Data Protection Officer

There is a requirement set out in the Regulation for certain organisations to have a Data Protection Officer (DPO) for:

  • All public bodies;
  • Organisations whose core activities are the processing of information about individuals on a large scale;

  • Organisations whose core activities are the processing of special categories of data and data relating to criminal convictions and offences (sensitive personal data).

It is likely that the appointment of a DPO will be highly advisable in other circumstances.

Data Processors

Significantly, data processors will have more responsibilities under the Regulation. Under the 1998 Act the data controller remained responsible for its data (and any mishandling) when it was simply being processed by a third party, but the Regulation means that the data processor becomes directly liable for the security of personal data during its processing activities. Processors will also become subject to fines from the ICO.

Privacy Impact Assessments

A Privacy Impact Assessment (PIA) will be required where the processing of personal data is likely to involve high risk to the rights and freedoms of individuals and in particular, a PIA will be required for automated data processing activities.


Individuals will be given stronger rights under the Regulation. The definition of Personal Data will be wider covering online identifiers or any factors specific to the individual’s physical, physiological, genetic, mental, economic cultural or social identity.

Individuals will have the right to object to their personal information being processed unless the data controller demonstrates compelling legitimate grounds for the processing which override the rights of the individual. Individuals will also be able to object to the processing of personal data for direct marketing purposes. The Regulation also means that individuals will have the right not to be subject to a decision based solely on automated processing, including profiling, that produces legal effects for them or otherwise significantly affects them.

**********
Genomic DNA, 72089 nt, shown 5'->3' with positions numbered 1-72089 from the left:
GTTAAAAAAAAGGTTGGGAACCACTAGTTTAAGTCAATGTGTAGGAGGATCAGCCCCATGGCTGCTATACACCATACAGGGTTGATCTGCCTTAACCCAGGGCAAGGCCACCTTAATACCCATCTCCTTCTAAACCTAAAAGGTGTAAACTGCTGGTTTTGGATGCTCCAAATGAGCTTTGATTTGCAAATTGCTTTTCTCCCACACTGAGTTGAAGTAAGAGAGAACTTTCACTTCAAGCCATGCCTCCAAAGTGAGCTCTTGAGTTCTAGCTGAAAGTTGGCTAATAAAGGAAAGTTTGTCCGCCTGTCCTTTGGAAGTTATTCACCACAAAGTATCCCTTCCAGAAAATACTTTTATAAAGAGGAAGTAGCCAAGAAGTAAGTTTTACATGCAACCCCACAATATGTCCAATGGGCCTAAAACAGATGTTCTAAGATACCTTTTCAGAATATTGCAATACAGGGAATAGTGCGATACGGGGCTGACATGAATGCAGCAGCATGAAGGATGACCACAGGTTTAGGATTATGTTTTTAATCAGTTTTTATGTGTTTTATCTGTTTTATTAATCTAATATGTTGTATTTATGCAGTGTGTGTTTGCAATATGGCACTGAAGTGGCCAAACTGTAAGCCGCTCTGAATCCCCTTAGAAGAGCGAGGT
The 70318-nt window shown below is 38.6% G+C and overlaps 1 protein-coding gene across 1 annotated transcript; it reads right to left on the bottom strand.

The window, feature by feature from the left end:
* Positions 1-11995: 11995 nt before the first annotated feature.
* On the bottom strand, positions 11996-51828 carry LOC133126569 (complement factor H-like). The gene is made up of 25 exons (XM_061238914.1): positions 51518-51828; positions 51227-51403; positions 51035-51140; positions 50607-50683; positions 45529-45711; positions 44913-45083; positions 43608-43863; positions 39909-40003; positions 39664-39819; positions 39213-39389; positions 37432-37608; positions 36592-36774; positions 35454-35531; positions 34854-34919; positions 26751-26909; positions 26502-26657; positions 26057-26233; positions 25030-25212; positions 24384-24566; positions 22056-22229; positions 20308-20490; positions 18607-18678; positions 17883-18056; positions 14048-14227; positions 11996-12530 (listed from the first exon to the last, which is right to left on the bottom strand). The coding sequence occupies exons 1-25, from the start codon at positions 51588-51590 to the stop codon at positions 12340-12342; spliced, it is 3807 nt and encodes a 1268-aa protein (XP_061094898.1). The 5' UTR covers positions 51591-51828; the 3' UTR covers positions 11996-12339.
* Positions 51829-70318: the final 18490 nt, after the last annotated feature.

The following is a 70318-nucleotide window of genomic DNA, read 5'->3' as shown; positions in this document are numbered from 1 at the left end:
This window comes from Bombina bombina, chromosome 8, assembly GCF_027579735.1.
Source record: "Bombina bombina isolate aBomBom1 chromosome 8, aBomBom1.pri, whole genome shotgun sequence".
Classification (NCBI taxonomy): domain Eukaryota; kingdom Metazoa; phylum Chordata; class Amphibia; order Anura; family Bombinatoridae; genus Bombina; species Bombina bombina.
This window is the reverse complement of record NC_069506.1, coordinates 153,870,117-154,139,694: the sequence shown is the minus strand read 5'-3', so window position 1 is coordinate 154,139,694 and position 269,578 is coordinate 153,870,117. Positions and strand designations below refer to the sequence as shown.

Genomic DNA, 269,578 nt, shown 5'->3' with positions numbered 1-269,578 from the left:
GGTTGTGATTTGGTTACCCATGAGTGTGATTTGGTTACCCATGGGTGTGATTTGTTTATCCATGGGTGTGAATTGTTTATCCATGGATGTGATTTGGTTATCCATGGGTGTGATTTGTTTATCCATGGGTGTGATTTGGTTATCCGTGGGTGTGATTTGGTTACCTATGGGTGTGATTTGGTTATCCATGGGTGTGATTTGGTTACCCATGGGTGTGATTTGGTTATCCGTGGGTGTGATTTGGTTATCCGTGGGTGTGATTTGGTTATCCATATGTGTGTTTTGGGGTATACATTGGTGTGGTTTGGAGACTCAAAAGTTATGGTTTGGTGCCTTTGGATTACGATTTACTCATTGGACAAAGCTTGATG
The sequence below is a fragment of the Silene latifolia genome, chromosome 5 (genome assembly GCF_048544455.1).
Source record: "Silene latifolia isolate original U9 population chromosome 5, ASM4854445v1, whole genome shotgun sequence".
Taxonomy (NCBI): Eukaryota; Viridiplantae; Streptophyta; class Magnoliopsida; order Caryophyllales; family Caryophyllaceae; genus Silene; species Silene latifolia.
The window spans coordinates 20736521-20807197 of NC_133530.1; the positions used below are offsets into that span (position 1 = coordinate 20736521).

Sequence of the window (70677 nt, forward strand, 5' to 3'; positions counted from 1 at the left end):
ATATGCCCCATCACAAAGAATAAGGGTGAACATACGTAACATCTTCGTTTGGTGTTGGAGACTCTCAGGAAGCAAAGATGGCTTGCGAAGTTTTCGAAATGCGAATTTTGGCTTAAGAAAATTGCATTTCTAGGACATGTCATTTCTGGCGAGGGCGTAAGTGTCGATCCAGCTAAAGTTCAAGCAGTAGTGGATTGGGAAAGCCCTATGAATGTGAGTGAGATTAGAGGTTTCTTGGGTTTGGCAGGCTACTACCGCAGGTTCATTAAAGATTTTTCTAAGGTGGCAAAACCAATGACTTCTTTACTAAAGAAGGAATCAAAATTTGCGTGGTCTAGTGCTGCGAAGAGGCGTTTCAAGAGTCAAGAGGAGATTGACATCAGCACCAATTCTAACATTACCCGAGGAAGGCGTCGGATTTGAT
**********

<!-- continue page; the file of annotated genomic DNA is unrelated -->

The Regulation makes it easier for an individual to move their information from one data controller to another with the right of individuals to receive personal data concerning them in a structured, commonly-used and machine-readable format. Finally the Google right to be forgotten is part of the Regulation and individuals will be able to request the erasure of their personal data without undue delay.


The implementation timetable is not clear but the Regulation has been considered for over three years now by the European Parliament and is now closer to its final form than ever. It will come into force two years after the final Regulation is published and this seems very likely to be early 2018.

BTO’s Data Protection Defence team will be considering a different aspect of the Regulation in detail every month of 2016 in this blog and are happy to provide advice, assistance and training on compliance with the current regime and the regime to come.

Happy New Year!